Proopiomelanocortin (POMC) is the polypeptide precursor of ACTH. First discovered in anterior pituitary corticotroph cells, it has more recently been revealed to have many other physiological aspects. The fine molecular mechanisms of ACTH biosynthesis show that ACTH is but one piece of a puzzle which contains many other peptides. Present in various tIssues, among which are pituitary, hypothalamus, central nervous system and skin, POMC undergoes extensive post-translational processing. This processing is tIssue-specific and generates, depending on the case, various sets of peptides involved in completely diverse biological functions. POMC expressed in corticotroph cells of the pituitary is necessary for adrenal function. Recent developments have shown that POMC-expressing neurons in the brain play a major role in the control of pain and energy homeostasis. Local production of POMC-derived peptides in skin may influence melanogenesis. A still unknown function in the placenta is likely.POMC has become a paradigmatic polypeptide precursor model illustrating the variable roles of a single gene and its various products in different localities.
B Zantour, B Guilhaume, F Tissier, A Louvel, X Jeunemaitre, AP Gimenez-Roqueplo, and X Bertagna
A 32-year-old asymptomatic female was diagnosed with an isolated thyroid nodule of 2.5 cm diameter. Fine needle aspiration suggested a medullary thyroid carcinoma. Consequently, a total thyroidectomy was performed. The nodule stained positive for chromogranin A, neurone-specific enolase and synaptophysin, but not for calcitonin. Finally, pathological analysis showed a thyroid paraganglioma. Although the tumour appeared to be sporadic in a patient with no personal or familial history of paraganglioma and/or pheochromocytoma, we have identified a new mutation (392delC) of the succinate dehydrogenase-B (SDHB) gene in the genomic DNA extracted from the leukocytes of the patient. That mutation induced a shift in the reading frame of the gene creating a premature stop codon (P131fsX135) which was predicted to result in a truncated SDHB protein of 135 amino acids.This report highlights the difficulties of this unexpected diagnosis of hereditary thyroid paraganglioma. It also discusses the clinical involvements in terms of familial screening and the necessary follow-up of the patient.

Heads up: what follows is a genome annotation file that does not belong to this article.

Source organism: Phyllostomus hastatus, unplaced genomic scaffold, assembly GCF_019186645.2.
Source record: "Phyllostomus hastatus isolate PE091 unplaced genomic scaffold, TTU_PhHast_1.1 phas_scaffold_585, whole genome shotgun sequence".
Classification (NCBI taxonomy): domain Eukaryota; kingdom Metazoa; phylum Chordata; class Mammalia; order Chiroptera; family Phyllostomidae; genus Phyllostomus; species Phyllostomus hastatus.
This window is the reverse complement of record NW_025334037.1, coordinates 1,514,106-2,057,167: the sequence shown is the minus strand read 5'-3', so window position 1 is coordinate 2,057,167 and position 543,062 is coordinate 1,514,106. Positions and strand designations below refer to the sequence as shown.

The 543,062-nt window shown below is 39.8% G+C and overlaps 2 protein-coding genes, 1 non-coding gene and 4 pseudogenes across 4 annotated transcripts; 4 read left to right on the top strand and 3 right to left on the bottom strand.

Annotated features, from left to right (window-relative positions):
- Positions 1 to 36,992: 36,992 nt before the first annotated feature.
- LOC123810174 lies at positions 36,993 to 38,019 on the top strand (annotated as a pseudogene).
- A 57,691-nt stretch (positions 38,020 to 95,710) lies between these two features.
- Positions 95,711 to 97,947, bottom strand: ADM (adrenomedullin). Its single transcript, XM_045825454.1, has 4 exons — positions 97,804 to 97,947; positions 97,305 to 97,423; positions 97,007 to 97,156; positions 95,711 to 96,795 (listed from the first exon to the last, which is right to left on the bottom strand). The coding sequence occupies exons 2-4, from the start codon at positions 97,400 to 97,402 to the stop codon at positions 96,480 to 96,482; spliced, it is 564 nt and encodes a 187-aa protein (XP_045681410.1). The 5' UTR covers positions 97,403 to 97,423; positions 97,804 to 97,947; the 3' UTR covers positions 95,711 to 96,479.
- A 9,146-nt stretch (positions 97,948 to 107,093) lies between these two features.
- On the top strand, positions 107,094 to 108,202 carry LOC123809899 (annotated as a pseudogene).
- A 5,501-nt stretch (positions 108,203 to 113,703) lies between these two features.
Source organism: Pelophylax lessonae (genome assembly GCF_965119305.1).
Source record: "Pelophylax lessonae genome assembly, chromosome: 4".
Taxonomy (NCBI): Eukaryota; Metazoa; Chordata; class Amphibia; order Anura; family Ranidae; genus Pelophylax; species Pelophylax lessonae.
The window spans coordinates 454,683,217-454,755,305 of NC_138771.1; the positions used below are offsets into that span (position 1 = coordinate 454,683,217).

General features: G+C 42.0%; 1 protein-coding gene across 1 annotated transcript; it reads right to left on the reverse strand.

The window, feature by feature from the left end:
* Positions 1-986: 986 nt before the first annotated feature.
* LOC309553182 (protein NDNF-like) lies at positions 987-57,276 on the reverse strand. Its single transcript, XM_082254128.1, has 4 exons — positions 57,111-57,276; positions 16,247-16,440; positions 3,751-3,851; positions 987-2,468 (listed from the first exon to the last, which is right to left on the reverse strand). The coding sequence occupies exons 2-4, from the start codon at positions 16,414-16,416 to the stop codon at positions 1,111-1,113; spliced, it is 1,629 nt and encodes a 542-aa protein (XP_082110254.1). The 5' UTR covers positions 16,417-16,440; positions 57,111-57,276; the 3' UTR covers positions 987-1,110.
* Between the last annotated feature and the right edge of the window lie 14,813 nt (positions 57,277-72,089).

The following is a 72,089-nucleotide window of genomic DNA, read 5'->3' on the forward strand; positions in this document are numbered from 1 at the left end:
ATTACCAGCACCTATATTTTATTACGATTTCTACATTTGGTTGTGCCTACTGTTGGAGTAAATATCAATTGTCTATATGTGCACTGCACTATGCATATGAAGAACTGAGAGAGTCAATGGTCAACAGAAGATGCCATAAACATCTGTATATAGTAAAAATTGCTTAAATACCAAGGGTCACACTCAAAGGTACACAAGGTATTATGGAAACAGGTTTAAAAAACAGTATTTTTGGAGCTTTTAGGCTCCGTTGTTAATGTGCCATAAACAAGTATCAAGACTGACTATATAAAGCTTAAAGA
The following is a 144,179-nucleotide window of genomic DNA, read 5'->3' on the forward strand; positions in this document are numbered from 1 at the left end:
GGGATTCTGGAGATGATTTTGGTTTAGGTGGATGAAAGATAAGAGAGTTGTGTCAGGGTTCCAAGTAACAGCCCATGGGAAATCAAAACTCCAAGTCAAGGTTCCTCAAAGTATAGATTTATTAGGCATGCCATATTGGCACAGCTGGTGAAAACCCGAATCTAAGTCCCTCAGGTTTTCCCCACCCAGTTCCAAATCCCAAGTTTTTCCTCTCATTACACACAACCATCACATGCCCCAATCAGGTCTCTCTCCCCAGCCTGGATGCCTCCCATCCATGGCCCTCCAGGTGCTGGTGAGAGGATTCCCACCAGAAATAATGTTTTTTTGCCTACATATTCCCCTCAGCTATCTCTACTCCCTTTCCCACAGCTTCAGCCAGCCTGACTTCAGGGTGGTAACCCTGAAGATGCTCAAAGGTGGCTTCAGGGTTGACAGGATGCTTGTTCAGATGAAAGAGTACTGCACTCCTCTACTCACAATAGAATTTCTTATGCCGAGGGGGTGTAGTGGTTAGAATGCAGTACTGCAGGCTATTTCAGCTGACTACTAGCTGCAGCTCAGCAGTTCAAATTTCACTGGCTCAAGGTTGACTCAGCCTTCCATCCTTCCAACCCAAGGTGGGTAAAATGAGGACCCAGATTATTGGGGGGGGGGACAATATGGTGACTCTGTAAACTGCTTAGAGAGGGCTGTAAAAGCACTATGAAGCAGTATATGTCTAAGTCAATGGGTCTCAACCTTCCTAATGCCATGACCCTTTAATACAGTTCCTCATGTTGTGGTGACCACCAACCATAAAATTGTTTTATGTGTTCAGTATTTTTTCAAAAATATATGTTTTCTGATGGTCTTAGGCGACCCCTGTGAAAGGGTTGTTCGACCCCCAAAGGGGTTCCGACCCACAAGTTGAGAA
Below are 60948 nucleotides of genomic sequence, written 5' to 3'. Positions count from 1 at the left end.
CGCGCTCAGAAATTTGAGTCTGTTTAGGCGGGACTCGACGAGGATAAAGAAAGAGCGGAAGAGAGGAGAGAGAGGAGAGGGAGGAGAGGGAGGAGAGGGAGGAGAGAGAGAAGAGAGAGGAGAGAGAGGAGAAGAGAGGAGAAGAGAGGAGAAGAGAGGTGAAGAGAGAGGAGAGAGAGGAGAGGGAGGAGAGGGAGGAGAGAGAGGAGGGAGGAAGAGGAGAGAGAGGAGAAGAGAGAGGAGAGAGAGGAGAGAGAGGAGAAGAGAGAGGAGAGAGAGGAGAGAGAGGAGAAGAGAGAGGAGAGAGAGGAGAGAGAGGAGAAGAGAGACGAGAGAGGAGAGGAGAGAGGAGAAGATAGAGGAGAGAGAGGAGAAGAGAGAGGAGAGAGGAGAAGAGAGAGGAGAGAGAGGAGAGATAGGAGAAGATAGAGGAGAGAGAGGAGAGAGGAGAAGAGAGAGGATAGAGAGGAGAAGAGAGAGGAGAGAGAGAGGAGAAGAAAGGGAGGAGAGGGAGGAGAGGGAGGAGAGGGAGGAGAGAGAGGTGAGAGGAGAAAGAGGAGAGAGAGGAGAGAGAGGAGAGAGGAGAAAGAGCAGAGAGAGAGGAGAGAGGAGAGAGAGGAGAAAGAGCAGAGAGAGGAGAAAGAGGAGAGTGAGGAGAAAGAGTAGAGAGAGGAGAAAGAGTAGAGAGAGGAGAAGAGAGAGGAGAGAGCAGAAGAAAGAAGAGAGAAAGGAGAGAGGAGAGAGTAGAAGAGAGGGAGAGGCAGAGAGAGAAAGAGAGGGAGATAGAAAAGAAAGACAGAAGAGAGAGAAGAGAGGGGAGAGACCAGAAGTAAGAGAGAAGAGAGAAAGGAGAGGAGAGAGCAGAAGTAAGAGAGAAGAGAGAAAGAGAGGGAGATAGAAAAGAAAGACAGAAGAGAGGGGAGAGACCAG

A Bourdelot, J Coste, V Hazebroucq, S Gaillard, L Cazabat, X Bertagna, and J Bertherat